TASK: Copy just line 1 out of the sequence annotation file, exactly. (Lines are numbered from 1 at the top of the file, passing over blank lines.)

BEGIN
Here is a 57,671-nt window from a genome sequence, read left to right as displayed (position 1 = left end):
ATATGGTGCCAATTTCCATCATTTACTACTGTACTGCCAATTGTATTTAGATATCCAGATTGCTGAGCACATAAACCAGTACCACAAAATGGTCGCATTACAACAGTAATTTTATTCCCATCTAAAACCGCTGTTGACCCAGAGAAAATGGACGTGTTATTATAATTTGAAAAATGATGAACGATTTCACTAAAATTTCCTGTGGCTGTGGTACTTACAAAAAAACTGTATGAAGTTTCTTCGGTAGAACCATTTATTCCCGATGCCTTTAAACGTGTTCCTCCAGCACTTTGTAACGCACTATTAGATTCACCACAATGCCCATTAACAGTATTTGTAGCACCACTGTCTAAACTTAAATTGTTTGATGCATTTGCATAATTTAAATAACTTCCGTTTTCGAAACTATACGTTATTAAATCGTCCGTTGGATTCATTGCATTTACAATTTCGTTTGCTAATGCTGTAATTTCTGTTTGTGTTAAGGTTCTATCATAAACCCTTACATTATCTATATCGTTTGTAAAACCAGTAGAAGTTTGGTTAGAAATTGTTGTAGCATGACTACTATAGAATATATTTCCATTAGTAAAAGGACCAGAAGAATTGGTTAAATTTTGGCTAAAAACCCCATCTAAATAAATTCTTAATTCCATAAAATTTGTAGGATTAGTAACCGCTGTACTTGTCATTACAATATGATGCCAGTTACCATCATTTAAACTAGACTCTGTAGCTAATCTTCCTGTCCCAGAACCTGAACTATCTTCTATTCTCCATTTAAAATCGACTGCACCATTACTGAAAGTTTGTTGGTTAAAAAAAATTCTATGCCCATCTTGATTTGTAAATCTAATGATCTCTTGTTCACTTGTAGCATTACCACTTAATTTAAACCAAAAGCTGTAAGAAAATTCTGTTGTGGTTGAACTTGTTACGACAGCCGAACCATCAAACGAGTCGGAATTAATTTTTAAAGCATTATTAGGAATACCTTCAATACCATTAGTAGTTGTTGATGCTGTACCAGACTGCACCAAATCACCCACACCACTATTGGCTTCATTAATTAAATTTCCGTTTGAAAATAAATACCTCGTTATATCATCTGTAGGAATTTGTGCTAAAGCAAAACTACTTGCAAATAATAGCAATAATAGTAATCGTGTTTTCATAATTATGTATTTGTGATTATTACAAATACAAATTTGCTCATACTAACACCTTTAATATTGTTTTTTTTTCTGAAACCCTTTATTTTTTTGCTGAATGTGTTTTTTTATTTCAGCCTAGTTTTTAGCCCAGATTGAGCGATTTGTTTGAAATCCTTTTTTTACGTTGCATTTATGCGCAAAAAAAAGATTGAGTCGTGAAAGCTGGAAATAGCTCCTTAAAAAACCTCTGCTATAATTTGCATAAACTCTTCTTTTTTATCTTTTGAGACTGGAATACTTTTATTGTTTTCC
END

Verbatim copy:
Here is a 57,671-nt window from a genome sequence, read left to right as displayed (position 1 = left end):